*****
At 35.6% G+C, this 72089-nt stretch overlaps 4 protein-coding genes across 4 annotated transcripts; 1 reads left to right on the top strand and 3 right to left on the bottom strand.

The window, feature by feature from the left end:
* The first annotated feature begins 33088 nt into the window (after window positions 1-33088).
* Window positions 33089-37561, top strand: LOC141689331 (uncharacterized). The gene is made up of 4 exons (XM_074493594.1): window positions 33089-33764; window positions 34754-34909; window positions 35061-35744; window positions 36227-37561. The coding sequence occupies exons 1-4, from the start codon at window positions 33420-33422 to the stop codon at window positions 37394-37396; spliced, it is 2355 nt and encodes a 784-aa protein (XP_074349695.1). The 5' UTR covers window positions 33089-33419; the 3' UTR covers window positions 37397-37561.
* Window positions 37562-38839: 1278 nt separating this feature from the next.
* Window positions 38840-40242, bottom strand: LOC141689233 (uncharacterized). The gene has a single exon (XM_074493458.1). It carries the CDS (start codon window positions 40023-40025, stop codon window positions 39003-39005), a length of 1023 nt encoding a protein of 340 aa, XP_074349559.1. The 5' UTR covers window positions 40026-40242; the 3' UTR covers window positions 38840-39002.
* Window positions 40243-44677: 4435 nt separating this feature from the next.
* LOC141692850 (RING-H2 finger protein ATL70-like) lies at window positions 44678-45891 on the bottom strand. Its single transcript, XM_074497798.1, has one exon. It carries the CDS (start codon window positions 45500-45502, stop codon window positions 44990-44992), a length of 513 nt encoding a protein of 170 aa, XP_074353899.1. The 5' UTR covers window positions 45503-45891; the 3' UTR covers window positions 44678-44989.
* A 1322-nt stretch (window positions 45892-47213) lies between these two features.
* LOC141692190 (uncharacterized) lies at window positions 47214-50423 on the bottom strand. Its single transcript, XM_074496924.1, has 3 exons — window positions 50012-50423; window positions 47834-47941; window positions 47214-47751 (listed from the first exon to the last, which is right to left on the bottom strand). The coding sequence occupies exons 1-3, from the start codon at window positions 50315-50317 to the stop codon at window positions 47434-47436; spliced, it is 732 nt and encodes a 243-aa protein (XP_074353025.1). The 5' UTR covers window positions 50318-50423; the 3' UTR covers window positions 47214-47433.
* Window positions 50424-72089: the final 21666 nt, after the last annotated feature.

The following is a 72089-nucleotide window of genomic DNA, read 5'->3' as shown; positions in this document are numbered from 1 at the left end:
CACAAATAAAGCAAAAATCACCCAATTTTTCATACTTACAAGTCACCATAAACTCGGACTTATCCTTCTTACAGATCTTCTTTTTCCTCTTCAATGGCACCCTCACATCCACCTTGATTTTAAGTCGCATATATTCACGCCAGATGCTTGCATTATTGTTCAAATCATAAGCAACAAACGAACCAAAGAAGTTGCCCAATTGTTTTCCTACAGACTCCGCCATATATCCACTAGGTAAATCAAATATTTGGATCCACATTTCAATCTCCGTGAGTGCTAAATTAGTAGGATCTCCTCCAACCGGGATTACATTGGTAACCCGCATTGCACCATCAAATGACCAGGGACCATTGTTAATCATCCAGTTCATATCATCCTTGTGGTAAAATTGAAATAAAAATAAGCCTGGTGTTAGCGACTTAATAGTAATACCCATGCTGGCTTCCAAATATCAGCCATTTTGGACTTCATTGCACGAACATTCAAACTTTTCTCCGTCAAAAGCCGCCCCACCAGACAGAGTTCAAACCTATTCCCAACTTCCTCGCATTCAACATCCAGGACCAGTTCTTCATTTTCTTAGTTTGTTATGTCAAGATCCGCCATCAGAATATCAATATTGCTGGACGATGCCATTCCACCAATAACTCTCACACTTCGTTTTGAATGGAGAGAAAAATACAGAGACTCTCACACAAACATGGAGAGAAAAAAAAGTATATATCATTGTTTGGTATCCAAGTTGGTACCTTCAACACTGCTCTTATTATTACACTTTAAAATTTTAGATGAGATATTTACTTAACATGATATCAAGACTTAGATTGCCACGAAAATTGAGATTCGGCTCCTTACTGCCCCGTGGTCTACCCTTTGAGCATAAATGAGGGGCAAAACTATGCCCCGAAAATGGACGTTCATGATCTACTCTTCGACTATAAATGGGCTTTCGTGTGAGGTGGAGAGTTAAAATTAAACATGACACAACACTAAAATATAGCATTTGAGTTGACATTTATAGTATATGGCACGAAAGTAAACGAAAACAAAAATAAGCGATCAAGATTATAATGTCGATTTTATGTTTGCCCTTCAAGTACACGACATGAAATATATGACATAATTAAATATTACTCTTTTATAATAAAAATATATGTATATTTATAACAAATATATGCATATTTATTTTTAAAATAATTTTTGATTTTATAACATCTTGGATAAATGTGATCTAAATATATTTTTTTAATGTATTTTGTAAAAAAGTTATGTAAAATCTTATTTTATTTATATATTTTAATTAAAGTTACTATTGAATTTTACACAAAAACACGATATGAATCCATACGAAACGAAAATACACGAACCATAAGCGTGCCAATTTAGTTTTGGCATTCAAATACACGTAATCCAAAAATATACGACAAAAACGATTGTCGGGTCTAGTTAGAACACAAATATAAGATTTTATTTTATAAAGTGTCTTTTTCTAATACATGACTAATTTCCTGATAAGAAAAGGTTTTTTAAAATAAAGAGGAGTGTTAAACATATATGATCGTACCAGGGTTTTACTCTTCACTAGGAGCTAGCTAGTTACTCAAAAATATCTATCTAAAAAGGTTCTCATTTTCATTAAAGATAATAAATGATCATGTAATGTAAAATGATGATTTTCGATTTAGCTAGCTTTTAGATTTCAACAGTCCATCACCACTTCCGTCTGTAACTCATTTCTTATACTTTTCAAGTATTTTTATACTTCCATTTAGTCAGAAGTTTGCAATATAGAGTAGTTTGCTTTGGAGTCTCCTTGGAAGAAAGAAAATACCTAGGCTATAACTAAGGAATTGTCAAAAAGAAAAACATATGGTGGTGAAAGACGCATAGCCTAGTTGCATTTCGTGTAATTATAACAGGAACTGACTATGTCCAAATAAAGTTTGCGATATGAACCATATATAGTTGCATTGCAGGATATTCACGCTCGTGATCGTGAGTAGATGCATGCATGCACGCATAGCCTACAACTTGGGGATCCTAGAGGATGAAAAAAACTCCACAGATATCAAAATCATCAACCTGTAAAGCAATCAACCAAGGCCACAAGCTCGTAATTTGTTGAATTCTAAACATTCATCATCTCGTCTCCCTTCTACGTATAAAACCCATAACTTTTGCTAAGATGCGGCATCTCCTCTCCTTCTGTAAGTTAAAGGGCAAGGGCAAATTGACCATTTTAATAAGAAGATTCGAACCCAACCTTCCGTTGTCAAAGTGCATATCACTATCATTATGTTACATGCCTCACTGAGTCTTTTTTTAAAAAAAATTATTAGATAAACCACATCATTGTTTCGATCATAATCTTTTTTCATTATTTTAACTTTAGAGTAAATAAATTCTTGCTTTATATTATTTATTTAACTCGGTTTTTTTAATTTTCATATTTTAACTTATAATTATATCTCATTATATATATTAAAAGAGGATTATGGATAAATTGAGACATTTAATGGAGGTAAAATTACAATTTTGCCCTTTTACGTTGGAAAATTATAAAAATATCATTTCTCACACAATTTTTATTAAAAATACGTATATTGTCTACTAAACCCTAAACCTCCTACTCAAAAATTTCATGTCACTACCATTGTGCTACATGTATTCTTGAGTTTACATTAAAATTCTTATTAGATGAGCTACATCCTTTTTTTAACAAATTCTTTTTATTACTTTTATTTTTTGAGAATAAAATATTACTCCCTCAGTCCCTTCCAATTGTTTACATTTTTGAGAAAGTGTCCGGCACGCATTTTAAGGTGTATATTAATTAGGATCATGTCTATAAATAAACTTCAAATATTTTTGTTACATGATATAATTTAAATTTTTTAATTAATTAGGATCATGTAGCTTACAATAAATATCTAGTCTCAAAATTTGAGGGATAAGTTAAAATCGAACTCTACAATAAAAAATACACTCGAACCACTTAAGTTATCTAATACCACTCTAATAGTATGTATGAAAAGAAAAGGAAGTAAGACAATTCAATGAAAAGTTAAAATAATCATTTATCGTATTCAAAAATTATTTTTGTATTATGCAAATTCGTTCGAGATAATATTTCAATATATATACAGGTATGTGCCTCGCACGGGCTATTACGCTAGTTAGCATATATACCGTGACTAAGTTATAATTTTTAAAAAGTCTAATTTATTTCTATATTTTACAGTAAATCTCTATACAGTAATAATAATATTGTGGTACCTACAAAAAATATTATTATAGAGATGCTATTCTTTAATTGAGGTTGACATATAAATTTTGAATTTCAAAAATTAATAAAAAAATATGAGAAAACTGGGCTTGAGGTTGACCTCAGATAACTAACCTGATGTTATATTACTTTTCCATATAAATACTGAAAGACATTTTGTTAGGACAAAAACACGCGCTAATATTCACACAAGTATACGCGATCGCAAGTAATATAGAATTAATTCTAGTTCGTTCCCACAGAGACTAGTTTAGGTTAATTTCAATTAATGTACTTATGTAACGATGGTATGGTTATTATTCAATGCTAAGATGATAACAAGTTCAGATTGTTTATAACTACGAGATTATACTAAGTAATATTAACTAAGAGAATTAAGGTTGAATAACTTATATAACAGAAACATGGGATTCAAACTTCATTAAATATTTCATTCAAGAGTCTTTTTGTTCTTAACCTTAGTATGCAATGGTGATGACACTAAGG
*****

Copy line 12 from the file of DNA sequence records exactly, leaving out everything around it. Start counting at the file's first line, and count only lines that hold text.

The following is a 72089-nucleotide window of genomic DNA, read 5'->3' as shown; positions in this document are numbered from 1 at the left end: